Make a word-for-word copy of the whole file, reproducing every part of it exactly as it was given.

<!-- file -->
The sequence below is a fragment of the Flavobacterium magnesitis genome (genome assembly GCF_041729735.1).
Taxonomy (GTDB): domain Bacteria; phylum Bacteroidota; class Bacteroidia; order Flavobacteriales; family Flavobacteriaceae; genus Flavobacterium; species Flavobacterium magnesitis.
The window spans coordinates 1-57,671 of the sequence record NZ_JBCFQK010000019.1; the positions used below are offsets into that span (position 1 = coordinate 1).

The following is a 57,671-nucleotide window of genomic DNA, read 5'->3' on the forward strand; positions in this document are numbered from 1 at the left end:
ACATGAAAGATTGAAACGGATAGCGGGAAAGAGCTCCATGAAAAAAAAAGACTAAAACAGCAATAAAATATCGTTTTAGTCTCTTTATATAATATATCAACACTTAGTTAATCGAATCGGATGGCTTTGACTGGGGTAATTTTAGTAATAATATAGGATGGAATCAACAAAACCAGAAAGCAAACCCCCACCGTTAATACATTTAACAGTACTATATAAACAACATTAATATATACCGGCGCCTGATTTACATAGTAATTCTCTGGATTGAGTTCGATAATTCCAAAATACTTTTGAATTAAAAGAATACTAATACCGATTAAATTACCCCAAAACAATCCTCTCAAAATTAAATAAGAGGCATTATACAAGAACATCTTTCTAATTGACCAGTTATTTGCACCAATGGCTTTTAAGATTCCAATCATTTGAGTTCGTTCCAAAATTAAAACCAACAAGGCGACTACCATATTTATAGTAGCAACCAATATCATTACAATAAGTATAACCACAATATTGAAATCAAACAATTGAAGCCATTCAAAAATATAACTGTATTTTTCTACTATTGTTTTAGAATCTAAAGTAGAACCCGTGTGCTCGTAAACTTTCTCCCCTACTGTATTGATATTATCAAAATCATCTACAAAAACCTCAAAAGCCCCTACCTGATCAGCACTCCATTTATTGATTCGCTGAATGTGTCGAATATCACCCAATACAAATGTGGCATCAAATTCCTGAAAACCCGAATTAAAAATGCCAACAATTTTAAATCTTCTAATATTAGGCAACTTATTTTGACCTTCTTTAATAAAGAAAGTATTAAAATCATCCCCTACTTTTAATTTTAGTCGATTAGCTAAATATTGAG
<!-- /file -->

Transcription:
The sequence below is a fragment of the Flavobacterium magnesitis genome (genome assembly GCF_041729735.1).
Taxonomy (GTDB): domain Bacteria; phylum Bacteroidota; class Bacteroidia; order Flavobacteriales; family Flavobacteriaceae; genus Flavobacterium; species Flavobacterium magnesitis.
The window spans coordinates 1-57,671 of the sequence record NZ_JBCFQK010000019.1; the positions used below are offsets into that span (position 1 = coordinate 1).

The following is a 57,671-nucleotide window of genomic DNA, read 5'->3' on the forward strand; positions in this document are numbered from 1 at the left end:
ACATGAAAGATTGAAACGGATAGCGGGAAAGAGCTCCATGAAAAAAAAAGACTAAAACAGCAATAAAATATCGTTTTAGTCTCTTTATATAATATATCAACACTTAGTTAATCGAATCGGATGGCTTTGACTGGGGTAATTTTAGTAATAATATAGGATGGAATCAACAAAACCAGAAAGCAAACCCCCACCGTTAATACATTTAACAGTACTATATAAACAACATTAATATATACCGGCGCCTGATTTACATAGTAATTCTCTGGATTGAGTTCGATAATTCCAAAATACTTTTGAATTAAAAGAATACTAATACCGATTAAATTACCCCAAAACAATCCTCTCAAAATTAAATAAGAGGCATTATACAAGAACATCTTTCTAATTGACCAGTTATTTGCACCAATGGCTTTTAAGATTCCAATCATTTGAGTTCGTTCCAAAATTAAAACCAACAAGGCGACTACCATATTTATAGTAGCAACCAATATCATTACAATAAGTATAACCACAATATTGAAATCAAACAATTGAAGCCATTCAAAAATATAACTGTATTTTTCTACTATTGTTTTAGAATCTAAAGTAGAACCCGTGTGCTCGTAAACTTTCTCCCCTACTGTATTGATATTATCAAAATCATCTACAAAAACCTCAAAAGCCCCTACCTGATCAGCACTCCATTTATTGATTCGCTGAATGTGTCGAATATCACCCAATACAAATGTGGCATCAAATTCCTGAAAACCCGAATTAAAAATGCCAACAATTTTAAATCTTCTAATATTAGGCAACTTATTTTGACCTTCTTTAATAAAGAAAGTATTAAAATCATCCCCTACTTTTAATTTTAGTCGATTAGCTAAATATTGAG